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Earliest meeting: 1724
Final meeting: Tuesday 16th June 1981
The first recorded meeting in the County Durham town of Stockton was at The Carrs in 1724. From that date to the final closing of the course in 1981 the names interchanged between Teesside Park and Stockton Racecourse. By the middle of the 18th century meetings had extended to four days, with the 1752 meeting being particularly famous. On the first day, Tuesday 1st September the £50 Purse was won by Mr Tilly’s Steady; on the second day, Wednesday 2nd September the Sweepstake was won by Mr George Scarfield’s chestnut gelding; on the third day, Thursday 14th September the 4 year old race was won by Smiling Molly for Mr Pearson; while on the concluding day Friday 15th September the £50 Purse was won by Mr Hudson’s Black Legs. Fifteen days racing for the price of four, because it was at the very time when the calendars were changed! Racing continued intermittently, meetings seldom attracting top quality horses, meetings often cancelled due to flooding, and the management always wishing the crowds were larger.  In 1838 the land on which the racecourse stood was bought by developers and many thought that would be the end of racing in the town. However, a new site was found at Tibbersely, which opened in August 1839 with the feature Stockton Gold Cup going to Beeswing.  However, by 1846 that course had closed and a new one was sought. Stockton racecourse moved to its final home at Mandale Bottom Marshes on a 1 ¾ mile course which, in its later days, enjoyed the benefit of two grandstands. The inaugural two day meeting was held on Thursday 6th and Friday 7th September 1855, the card opening with the Mandale Trial Stakes which was won by Mr T Dawson’s Caledonian. The Stockton Handicap went to Mr John Osborne’s Yorkshire Grey; the Cleveland Stakes to Mr Harland’s Mirage, and the Middlesbrough Handicap to Mr R L’Anson’s Assayer. Stockton Grand Stand Company was formed in 1859 with the aim of leasing new land, building better facilities and putting the course on a firmer footing. The course closed between 1915 and 1917 during the First World War, but received a boost during the Second World War when it was allowed to stage racing, so ensuring northern trainers could continue to operate without the need to send their charges on long journeys to Newmarket. The meetings became known as Teesside Park in 1967 when National Hunt racing was introduced on Saturday 25th March 1967, and continued to be known as Teesside for 12 years until a final card on Thursday 8th November 1979, whence it reverted to Stockton Races for its final 2 years of existence. The final days racing was held on Tuesday 16th June 1981, although after racing under rules had ceased the track was used by the South Durham, Hurworth and Cleveland Hunt Groups in 1985 and 1986 when, once again, the Teesside name was used.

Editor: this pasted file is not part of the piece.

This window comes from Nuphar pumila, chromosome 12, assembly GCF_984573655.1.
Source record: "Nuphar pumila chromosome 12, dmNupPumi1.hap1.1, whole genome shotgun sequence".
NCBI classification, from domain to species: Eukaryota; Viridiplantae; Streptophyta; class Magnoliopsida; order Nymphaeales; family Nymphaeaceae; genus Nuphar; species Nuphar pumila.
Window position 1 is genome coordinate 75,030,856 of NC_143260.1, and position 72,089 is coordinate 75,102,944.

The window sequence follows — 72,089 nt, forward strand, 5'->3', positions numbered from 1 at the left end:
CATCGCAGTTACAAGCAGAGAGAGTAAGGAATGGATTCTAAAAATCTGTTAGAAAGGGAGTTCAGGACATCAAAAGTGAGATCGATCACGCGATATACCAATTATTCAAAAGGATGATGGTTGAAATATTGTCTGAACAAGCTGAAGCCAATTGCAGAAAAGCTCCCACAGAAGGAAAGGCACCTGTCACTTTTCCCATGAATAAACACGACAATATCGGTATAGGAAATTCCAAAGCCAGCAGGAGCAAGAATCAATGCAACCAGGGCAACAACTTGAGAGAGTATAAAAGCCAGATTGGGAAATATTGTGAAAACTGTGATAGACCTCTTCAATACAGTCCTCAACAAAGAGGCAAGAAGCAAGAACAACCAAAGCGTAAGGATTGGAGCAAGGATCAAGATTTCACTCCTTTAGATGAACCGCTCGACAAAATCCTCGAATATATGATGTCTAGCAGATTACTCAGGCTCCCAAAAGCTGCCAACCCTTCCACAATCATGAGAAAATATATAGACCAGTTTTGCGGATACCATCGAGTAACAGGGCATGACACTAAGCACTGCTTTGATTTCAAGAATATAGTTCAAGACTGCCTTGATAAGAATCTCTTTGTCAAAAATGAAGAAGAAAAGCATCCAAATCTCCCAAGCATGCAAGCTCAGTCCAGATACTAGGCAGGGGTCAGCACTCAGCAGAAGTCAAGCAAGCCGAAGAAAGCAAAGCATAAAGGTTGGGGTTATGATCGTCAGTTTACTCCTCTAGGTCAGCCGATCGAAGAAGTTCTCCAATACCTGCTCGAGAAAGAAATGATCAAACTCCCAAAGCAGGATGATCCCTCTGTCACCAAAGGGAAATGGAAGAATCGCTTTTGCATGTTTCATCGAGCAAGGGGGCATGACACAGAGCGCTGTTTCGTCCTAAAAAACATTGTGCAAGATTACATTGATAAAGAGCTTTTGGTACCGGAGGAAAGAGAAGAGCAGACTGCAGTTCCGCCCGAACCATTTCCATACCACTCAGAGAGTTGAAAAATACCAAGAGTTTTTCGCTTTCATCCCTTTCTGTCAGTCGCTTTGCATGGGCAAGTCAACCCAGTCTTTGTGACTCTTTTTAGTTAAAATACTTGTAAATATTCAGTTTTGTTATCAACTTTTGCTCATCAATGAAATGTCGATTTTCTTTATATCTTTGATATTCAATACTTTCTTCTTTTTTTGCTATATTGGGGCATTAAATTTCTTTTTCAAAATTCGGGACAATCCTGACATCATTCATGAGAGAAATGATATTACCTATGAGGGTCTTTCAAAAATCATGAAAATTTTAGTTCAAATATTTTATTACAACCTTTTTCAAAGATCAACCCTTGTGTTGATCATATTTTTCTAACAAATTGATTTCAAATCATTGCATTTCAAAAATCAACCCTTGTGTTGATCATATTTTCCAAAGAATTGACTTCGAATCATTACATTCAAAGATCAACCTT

This racecourse is covered in Volume 1 of Racecourses Here Today and Gone Tomorrow. Ordering details shown below.
Local Patrons

Duchess of Kent, Mr John Osborne, Lord Surrey, Sir Thomas Dundas, General Lambton, Sir R Winn

Principal Races Stockton Gold Cup, Cleveland Stakes, Stockton Handicap

Wednesday 11th September to Friday 13th September 1782

Stockton 10 Guineas Sweepstake over 2 miles
1. Mayfly owned by Sir Thomas Dundas
2. Priscilla owned by Mr Sleigh
3. Unnamed colt by Goldfinder owned by General Lambton
The winner was 2/5 favourite and wore White with Scarlet spots.

The final meeting took place on Tuesday 16th June 1981.
Course today Initially at The Carrs, then Tibbersely and on to a 1 ¾ mile course on Mandale Bottom Marsh.

I am grateful to Ordnance Survey (© Crown Copyright) for permission to use the map shown below.

The rare handbill shown below is provided courtesy of the Robert Shaw collection.

If you have photos, postcards, racecards. badges, newspaper cuttings or book references about the old course, or can provide a photo of how the ground on which the old racecourse stood looks today, then email

Much of the information about this course has been found using internet research and is in the public domain. However, useful research sources have been:-

London Illustrated News

Racing Illustrated 1895-1899

The Sporting & Dramatic Illustrated

Northern Turf History Volumes 1-4 by J.Fairfax-Blakeborough

The Sporting Magazine

A Long Time Gone by Chris Pitt first published in 1996 ISBN 0 900599 89 8

Racing Calendars which were first published in 1727

Club Stand 1934 1944 1955
1959 1962 1964 1965
1965 1967 1967 1968
1970 1971 1971 1972
1972 1973 1974 1975
1976 1977 1978 1979
1980 1981 1981  

ISBN 978-0-9957632-0-3

652 pages

774 former courses

ISBN 978-0-9957632-1-0

352 pages

400 former courses

ISBN 978-0-9957632-2-7

180 pages

140 former courses

ISBN 978-0-9957632-3-4

264 pages

235 former courses

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